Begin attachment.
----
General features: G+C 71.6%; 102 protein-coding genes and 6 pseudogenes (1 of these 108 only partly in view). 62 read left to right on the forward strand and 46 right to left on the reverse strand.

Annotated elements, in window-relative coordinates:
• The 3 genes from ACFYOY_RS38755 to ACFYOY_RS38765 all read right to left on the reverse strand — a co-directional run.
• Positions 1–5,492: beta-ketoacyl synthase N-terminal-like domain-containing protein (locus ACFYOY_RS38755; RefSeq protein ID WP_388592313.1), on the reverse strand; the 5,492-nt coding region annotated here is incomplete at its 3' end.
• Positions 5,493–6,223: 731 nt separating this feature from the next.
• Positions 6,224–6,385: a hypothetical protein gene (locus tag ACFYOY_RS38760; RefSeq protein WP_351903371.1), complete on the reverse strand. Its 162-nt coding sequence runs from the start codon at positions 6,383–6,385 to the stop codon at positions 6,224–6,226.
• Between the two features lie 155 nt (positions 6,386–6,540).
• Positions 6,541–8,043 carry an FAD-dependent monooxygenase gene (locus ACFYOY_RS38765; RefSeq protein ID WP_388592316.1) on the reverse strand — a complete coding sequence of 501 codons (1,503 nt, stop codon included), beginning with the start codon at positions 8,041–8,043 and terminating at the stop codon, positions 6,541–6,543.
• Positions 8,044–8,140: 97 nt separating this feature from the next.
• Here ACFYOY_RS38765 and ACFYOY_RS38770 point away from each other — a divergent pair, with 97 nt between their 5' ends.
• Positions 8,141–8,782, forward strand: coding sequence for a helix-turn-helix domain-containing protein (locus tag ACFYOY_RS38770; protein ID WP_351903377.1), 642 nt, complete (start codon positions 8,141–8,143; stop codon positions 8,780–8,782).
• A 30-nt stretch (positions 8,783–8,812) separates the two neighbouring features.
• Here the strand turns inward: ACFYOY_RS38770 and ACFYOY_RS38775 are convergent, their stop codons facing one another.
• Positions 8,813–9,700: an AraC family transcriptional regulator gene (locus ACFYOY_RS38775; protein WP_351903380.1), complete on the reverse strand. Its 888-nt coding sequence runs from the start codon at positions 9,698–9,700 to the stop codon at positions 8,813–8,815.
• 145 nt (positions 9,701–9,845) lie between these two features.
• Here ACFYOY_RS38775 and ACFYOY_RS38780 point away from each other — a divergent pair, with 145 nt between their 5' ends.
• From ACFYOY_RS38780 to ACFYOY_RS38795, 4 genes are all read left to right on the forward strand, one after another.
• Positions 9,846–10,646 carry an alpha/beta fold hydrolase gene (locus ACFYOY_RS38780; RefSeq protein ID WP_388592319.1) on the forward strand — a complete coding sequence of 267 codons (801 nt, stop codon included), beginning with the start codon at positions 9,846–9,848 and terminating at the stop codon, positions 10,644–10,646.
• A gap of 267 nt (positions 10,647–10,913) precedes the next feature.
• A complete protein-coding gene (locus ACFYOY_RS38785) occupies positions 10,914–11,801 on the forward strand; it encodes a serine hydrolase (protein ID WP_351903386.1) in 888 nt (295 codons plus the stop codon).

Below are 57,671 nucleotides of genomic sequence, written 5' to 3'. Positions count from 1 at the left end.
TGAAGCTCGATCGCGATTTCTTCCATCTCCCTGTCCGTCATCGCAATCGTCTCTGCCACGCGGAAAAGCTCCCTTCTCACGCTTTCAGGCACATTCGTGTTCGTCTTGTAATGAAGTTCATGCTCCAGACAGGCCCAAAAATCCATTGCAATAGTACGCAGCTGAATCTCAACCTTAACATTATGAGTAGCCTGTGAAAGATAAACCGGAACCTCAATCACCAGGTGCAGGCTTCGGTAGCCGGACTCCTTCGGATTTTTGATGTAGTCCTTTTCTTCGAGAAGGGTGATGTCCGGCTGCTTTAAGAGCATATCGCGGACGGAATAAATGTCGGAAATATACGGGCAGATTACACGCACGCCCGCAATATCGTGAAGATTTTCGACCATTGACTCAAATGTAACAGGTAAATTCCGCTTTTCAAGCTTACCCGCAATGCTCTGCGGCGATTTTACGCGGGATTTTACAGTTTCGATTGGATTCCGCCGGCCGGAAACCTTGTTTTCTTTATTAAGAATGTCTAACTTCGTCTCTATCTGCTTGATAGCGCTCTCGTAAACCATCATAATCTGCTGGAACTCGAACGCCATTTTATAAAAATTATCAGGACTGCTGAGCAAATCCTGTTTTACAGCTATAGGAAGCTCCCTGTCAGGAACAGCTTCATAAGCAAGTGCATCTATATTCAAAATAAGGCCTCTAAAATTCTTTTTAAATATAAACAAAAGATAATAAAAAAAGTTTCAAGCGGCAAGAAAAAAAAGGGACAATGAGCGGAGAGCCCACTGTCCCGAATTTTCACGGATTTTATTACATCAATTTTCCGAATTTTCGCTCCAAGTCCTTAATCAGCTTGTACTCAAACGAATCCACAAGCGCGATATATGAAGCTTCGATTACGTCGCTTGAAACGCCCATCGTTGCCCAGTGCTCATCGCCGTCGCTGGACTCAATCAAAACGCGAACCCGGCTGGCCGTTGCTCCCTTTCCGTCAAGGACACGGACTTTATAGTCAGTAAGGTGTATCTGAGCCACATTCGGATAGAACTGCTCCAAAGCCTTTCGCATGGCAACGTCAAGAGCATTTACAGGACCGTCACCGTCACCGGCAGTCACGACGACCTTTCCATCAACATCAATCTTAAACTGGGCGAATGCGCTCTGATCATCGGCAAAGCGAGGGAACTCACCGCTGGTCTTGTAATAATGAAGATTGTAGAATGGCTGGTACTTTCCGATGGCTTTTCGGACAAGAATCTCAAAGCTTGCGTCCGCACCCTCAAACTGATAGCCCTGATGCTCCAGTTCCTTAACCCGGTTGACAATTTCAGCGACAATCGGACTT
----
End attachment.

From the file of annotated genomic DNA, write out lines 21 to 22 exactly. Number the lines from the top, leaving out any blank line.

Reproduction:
Below are 57,671 nucleotides of genomic sequence, written 5' to 3'. Positions count from 1 at the left end.
TGAAGCTCGATCGCGATTTCTTCCATCTCCCTGTCCGTCATCGCAATCGTCTCTGCCACGCGGAAAAGCTCCCTTCTCACGCTTTCAGGCACATTCGTGTTCGTCTTGTAATGAAGTTCATGCTCCAGACAGGCCCAAAAATCCATTGCAATAGTACGCAGCTGAATCTCAACCTTAACATTATGAGTAGCCTGTGAAAGATAAACCGGAACCTCAATCACCAGGTGCAGGCTTCGGTAGCCGGACTCCTTCGGATTTTTGATGTAGTCCTTTTCTTCGAGAAGGGTGATGTCCGGCTGCTTTAAGAGCATATCGCGGACGGAATAAATGTCGGAAATATACGGGCAGATTACACGCACGCCCGCAATATCGTGAAGATTTTCGACCATTGACTCAAATGTAACAGGTAAATTCCGCTTTTCAAGCTTACCCGCAATGCTCTGCGGCGATTTTACGCGGGATTTTACAGTTTCGATTGGATTCCGCCGGCCGGAAACCTTGTTTTCTTTATTAAGAATGTCTAACTTCGTCTCTATCTGCTTGATAGCGCTCTCGTAAACCATCATAATCTGCTGGAACTCGAACGCCATTTTATAAAAATTATCAGGACTGCTGAGCAAATCCTGTTTTACAGCTATAGGAAGCTCCCTGTCAGGAACAGCTTCATAAGCAAGTGCATCTATATTCAAAATAAGGCCTCTAAAATTCTTTTTAAATATAAACAAAAGATAATAAAAAAAGTTTCAAGCGGCAAGAAAAAAAAGGGACAATGAGCGGAGAGCCCACTGTCCCGAATTTTCACGGATTTTATTACATCAATTTTCCGAATTTTCGCTCCAAGTCCTTAATCAGCTTGTACTCAAACGAATCCACAAGCGCGATATATGAAGCTTCGATTACGTCGCTTGAAACGCCCATCGTTGCCCAGTGCTCATCGCCGTCGCTGGACTCAATCAAAACGCGAACCCGGCTGGCCGTTGCTCCCTTTCCGTCAAGGACACGGACTTTATAGTCAGTAAGGTGTATCTGAGCCACATTCGGATAGAACTGCTCCAAAGCCTTTCGCATGGCAACGTCAAGAGCATTTACAGGACCGTCACCGTCACCGGCAGTCACGACGACCTTTCCATCAACATCAATCTTAAACTGGGCGAATGCGCTCTGATCATCGGCAAAGCGAGGGAACTCACCGCTGGTCTTGTAATAATGAAGATTGTAGAATGGCTGGTACTTTCCGATGGCTTTTCGGACAAGAATCTCAAAGCTTGCGTCCGCACCCTCAAACTGATAGCCCTGATGCTCCAGTTCCTTAACCCGGTTGACAATTTCAGCGACAATCGGACTT